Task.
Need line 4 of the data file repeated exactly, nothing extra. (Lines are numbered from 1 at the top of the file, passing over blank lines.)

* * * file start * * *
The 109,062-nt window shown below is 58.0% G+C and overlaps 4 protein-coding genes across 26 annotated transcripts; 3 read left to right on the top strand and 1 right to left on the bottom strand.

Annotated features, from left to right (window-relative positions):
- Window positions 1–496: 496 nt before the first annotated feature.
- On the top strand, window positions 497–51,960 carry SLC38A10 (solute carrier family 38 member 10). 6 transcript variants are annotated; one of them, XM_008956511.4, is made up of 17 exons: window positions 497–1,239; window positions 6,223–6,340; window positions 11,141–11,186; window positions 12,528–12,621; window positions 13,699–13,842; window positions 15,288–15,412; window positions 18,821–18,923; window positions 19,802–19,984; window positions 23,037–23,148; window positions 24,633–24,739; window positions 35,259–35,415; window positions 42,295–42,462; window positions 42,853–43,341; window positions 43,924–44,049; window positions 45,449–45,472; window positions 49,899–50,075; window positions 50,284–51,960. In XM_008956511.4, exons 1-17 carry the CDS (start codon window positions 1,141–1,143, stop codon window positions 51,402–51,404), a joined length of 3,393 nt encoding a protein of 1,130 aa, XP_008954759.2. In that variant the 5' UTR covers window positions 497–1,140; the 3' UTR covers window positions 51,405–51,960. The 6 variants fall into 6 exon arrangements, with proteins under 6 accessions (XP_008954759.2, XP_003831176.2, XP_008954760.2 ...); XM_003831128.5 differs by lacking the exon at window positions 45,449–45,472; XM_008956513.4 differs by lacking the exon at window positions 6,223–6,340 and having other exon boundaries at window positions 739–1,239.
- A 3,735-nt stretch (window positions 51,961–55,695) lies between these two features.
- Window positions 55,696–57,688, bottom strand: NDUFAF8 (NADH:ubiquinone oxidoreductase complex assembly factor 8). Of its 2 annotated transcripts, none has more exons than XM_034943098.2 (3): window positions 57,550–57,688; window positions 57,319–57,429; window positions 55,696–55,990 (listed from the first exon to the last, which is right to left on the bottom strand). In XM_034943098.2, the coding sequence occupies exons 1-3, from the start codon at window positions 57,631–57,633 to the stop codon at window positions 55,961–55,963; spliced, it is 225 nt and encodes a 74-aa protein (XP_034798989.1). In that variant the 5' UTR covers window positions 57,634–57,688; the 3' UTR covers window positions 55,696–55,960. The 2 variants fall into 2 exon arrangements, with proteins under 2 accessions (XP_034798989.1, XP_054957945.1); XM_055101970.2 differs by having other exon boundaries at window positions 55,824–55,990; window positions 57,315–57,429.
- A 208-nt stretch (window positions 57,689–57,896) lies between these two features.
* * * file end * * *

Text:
- On the top strand, window positions 497–51,960 carry SLC38A10 (solute carrier family 38 member 10). 6 transcript variants are annotated; one of them, XM_008956511.4, is made up of 17 exons: window positions 497–1,239; window positions 6,223–6,340; window positions 11,141–11,186; window positions 12,528–12,621; window positions 13,699–13,842; window positions 15,288–15,412; window positions 18,821–18,923; window positions 19,802–19,984; window positions 23,037–23,148; window positions 24,633–24,739; window positions 35,259–35,415; window positions 42,295–42,462; window positions 42,853–43,341; window positions 43,924–44,049; window positions 45,449–45,472; window positions 49,899–50,075; window positions 50,284–51,960. In XM_008956511.4, exons 1-17 carry the CDS (start codon window positions 1,141–1,143, stop codon window positions 51,402–51,404), a joined length of 3,393 nt encoding a protein of 1,130 aa, XP_008954759.2. In that variant the 5' UTR covers window positions 497–1,140; the 3' UTR covers window positions 51,405–51,960. The 6 variants fall into 6 exon arrangements, with proteins under 6 accessions (XP_008954759.2, XP_003831176.2, XP_008954760.2 ...); XM_003831128.5 differs by lacking the exon at window positions 45,449–45,472; XM_008956513.4 differs by lacking the exon at window positions 6,223–6,340 and having other exon boundaries at window positions 739–1,239.